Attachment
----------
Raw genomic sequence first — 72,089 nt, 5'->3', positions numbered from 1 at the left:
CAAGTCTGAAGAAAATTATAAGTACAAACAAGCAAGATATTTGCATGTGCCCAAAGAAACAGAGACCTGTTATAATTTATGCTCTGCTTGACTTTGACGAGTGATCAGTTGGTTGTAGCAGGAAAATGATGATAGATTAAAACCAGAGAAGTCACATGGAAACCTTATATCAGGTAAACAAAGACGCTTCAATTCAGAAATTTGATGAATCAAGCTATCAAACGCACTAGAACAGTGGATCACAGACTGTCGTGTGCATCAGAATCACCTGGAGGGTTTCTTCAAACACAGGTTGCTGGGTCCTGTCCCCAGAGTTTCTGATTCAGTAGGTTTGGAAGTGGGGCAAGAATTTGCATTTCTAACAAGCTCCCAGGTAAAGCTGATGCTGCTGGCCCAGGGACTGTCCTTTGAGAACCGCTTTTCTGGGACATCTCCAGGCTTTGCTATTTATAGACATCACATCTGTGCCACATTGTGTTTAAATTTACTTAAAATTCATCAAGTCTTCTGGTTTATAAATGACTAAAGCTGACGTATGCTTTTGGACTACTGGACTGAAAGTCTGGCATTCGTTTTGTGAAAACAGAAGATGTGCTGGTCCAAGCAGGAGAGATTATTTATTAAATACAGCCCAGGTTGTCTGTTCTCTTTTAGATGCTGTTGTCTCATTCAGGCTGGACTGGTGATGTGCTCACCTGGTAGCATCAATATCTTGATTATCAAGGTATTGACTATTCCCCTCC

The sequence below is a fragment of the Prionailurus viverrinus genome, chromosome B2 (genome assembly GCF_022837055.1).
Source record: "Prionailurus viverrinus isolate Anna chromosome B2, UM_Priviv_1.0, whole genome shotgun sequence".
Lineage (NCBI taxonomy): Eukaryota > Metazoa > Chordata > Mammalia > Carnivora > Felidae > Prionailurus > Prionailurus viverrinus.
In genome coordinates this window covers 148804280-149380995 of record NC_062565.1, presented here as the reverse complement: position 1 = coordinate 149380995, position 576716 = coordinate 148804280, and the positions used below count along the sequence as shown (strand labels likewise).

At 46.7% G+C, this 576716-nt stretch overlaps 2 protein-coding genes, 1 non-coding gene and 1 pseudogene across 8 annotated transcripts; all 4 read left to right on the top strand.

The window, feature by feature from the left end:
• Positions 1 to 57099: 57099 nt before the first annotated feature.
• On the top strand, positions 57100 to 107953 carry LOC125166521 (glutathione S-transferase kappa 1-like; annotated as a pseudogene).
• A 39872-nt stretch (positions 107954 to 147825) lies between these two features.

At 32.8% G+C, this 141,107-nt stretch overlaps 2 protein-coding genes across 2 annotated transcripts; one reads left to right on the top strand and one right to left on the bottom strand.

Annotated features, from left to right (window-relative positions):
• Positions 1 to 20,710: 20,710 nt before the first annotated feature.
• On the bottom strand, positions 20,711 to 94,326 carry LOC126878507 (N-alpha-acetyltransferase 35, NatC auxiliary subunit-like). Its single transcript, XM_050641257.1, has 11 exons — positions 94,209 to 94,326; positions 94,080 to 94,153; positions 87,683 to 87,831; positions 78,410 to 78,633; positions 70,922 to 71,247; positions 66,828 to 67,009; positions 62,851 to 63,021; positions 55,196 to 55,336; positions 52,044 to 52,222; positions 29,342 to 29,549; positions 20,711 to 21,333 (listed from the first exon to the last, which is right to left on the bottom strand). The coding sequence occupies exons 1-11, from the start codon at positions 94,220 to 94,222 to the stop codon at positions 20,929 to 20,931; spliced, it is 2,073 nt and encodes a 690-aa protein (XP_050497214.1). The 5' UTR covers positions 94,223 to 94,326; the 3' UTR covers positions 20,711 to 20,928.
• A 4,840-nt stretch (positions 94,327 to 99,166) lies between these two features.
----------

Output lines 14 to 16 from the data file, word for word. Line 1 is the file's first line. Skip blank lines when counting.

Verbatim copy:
• Positions 1 to 20,710: 20,710 nt before the first annotated feature.
• On the bottom strand, positions 20,711 to 94,326 carry LOC126878507 (N-alpha-acetyltransferase 35, NatC auxiliary subunit-like). Its single transcript, XM_050641257.1, has 11 exons — positions 94,209 to 94,326; positions 94,080 to 94,153; positions 87,683 to 87,831; positions 78,410 to 78,633; positions 70,922 to 71,247; positions 66,828 to 67,009; positions 62,851 to 63,021; positions 55,196 to 55,336; positions 52,044 to 52,222; positions 29,342 to 29,549; positions 20,711 to 21,333 (listed from the first exon to the last, which is right to left on the bottom strand). The coding sequence occupies exons 1-11, from the start codon at positions 94,220 to 94,222 to the stop codon at positions 20,929 to 20,931; spliced, it is 2,073 nt and encodes a 690-aa protein (XP_050497214.1). The 5' UTR covers positions 94,223 to 94,326; the 3' UTR covers positions 20,711 to 20,928.
• A 4,840-nt stretch (positions 94,327 to 99,166) lies between these two features.